Cross-Cultural Differences in Work-to-Family Conflict and Role Satisfaction: A Taiwanese-British Comparison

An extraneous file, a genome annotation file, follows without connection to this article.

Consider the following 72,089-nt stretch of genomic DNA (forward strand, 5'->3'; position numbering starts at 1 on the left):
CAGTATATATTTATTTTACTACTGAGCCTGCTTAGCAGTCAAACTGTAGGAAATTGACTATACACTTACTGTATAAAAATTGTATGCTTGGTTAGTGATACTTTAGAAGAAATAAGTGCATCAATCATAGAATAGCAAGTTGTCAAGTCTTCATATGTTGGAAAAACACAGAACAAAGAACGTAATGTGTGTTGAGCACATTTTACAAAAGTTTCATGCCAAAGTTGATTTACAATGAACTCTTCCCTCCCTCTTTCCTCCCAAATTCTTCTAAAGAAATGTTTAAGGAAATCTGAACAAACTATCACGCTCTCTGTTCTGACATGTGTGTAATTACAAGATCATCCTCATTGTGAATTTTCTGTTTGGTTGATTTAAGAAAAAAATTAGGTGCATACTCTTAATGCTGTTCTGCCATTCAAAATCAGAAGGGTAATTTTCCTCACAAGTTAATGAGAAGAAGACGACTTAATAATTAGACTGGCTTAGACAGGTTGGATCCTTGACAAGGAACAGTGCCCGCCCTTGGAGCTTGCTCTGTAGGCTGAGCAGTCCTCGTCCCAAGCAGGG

The aim of this research was to explore relations between work and family demands and resources, work‐to‐family conflict (WFC), and work and family outcomes in a cross‐cultural comparative context involving Taiwanese and British employees. Two‐hundred and sixty‐four Taiwanese employees and 137 British employees were surveyed using structured questionnaires. For both Taiwanese and British employees, work and family demands were positively related to WFC, whereas work resources were negatively related to WFC. Furthermore, WFC was negatively related to family satisfaction. More importantly, we found that nation moderated relationships between work resources and WFC, WFC and work, and family satisfaction. Specifically, work resources had a stronger protective effect for Taiwanese than British in reducing WFC, whereas WFC had a stronger detrimental effect on role satisfaction for British than Taiwanese. It is recommended that both culture‐general and culture‐specific effects should be taken into consideration in designing future WFC research and familyfriendly managerial practices.